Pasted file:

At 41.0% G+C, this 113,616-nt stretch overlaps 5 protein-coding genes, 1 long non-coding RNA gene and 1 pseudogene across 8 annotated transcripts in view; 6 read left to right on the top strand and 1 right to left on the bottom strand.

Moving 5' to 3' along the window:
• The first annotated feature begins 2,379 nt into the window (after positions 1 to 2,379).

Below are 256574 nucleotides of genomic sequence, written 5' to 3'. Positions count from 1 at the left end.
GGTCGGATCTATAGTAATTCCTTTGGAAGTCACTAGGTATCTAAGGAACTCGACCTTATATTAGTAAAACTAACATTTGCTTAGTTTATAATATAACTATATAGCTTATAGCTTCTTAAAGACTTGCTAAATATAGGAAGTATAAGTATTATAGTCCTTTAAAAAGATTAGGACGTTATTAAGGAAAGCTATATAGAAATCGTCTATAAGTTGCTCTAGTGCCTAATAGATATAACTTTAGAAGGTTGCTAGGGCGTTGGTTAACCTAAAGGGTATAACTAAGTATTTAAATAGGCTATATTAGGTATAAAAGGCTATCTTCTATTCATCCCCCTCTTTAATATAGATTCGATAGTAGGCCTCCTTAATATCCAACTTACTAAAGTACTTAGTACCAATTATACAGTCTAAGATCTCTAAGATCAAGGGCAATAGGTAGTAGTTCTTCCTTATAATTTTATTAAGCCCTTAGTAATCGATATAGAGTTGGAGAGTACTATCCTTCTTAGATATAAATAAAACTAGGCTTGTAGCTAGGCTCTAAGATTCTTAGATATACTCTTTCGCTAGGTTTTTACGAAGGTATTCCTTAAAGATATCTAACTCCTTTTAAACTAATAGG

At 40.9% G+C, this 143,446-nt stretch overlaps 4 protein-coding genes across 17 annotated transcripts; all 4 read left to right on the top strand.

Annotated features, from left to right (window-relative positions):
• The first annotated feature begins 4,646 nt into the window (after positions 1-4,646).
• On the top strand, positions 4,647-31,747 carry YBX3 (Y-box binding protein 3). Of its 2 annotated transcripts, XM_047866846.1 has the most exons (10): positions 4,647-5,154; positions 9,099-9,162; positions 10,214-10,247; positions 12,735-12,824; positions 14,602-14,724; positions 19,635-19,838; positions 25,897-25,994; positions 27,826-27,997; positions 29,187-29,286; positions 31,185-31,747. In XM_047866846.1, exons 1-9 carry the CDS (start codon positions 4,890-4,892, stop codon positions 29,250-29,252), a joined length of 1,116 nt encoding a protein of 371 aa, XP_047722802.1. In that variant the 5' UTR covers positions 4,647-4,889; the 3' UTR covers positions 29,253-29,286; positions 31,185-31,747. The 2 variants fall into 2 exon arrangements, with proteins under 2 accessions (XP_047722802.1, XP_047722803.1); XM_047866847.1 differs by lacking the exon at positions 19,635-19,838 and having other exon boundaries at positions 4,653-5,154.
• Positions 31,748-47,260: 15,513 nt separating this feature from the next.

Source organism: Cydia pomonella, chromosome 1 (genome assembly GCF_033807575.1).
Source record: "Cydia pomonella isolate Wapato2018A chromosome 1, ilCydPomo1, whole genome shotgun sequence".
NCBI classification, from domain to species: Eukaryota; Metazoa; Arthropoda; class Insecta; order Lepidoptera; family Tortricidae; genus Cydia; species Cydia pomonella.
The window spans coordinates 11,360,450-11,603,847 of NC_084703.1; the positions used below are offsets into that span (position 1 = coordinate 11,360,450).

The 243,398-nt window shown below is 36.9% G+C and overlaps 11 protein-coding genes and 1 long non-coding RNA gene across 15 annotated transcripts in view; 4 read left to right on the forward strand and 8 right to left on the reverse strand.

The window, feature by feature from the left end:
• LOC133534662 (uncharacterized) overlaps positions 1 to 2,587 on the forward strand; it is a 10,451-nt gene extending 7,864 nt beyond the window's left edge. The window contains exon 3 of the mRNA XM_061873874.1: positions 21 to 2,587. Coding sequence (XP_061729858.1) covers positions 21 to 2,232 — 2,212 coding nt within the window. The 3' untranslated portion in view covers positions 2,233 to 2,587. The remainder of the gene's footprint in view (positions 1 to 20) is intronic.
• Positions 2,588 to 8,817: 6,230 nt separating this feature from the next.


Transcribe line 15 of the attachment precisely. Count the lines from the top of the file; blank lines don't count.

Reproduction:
The 243,398-nt window shown below is 36.9% G+C and overlaps 11 protein-coding genes and 1 long non-coding RNA gene across 15 annotated transcripts in view; 4 read left to right on the forward strand and 8 right to left on the reverse strand.